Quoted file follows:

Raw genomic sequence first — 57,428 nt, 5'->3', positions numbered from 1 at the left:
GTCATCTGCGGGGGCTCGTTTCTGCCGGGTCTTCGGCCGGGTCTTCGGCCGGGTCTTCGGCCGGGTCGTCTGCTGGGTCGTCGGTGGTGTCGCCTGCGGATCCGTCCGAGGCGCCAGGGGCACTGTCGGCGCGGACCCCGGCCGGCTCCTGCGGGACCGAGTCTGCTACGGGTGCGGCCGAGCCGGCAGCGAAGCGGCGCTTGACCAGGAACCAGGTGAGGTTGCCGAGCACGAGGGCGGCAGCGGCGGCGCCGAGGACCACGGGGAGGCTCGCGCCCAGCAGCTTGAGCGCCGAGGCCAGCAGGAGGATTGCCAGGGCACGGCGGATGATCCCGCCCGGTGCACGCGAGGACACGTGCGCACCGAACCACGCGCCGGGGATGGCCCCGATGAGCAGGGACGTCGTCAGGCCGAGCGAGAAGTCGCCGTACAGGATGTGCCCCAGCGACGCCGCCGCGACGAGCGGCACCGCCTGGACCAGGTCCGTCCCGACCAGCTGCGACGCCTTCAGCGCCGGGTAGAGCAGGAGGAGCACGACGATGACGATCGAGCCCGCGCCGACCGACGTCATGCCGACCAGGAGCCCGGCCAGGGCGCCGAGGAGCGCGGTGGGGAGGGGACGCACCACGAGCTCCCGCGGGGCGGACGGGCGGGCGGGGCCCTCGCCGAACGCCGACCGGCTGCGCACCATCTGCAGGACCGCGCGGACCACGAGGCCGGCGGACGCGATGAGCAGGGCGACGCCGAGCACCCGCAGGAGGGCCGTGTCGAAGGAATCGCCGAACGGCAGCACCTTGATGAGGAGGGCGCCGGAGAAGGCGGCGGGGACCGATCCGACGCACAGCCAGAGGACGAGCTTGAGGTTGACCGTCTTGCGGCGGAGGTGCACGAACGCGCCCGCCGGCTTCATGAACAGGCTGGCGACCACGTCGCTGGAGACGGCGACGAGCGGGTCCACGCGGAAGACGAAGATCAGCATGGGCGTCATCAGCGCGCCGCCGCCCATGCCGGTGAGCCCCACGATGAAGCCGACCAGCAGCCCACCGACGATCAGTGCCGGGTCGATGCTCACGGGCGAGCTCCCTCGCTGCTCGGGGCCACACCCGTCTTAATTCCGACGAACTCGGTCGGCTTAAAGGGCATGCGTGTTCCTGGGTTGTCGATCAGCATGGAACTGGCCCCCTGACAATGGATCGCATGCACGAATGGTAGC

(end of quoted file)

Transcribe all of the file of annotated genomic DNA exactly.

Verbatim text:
Raw genomic sequence first — 57,428 nt, 5'->3', positions numbered from 1 at the left:
GTCATCTGCGGGGGCTCGTTTCTGCCGGGTCTTCGGCCGGGTCTTCGGCCGGGTCTTCGGCCGGGTCGTCTGCTGGGTCGTCGGTGGTGTCGCCTGCGGATCCGTCCGAGGCGCCAGGGGCACTGTCGGCGCGGACCCCGGCCGGCTCCTGCGGGACCGAGTCTGCTACGGGTGCGGCCGAGCCGGCAGCGAAGCGGCGCTTGACCAGGAACCAGGTGAGGTTGCCGAGCACGAGGGCGGCAGCGGCGGCGCCGAGGACCACGGGGAGGCTCGCGCCCAGCAGCTTGAGCGCCGAGGCCAGCAGGAGGATTGCCAGGGCACGGCGGATGATCCCGCCCGGTGCACGCGAGGACACGTGCGCACCGAACCACGCGCCGGGGATGGCCCCGATGAGCAGGGACGTCGTCAGGCCGAGCGAGAAGTCGCCGTACAGGATGTGCCCCAGCGACGCCGCCGCGACGAGCGGCACCGCCTGGACCAGGTCCGTCCCGACCAGCTGCGACGCCTTCAGCGCCGGGTAGAGCAGGAGGAGCACGACGATGACGATCGAGCCCGCGCCGACCGACGTCATGCCGACCAGGAGCCCGGCCAGGGCGCCGAGGAGCGCGGTGGGGAGGGGACGCACCACGAGCTCCCGCGGGGCGGACGGGCGGGCGGGGCCCTCGCCGAACGCCGACCGGCTGCGCACCATCTGCAGGACCGCGCGGACCACGAGGCCGGCGGACGCGATGAGCAGGGCGACGCCGAGCACCCGCAGGAGGGCCGTGTCGAAGGAATCGCCGAACGGCAGCACCTTGATGAGGAGGGCGCCGGAGAAGGCGGCGGGGACCGATCCGACGCACAGCCAGAGGACGAGCTTGAGGTTGACCGTCTTGCGGCGGAGGTGCACGAACGCGCCCGCCGGCTTCATGAACAGGCTGGCGACCACGTCGCTGGAGACGGCGACGAGCGGGTCCACGCGGAAGACGAAGATCAGCATGGGCGTCATCAGCGCGCCGCCGCCCATGCCGGTGAGCCCCACGATGAAGCCGACCAGCAGCCCACCGACGATCAGTGCCGGGTCGATGCTCACGGGCGAGCTCCCTCGCTGCTCGGGGCCACACCCGTCTTAATTCCGACGAACTCGGTCGGCTTAAAGGGCATGCGTGTTCCTGGGTTGTCGATCAGCATGGAACTGGCCCCCTGACAATGGATCGCATGCACGAATGGTAGC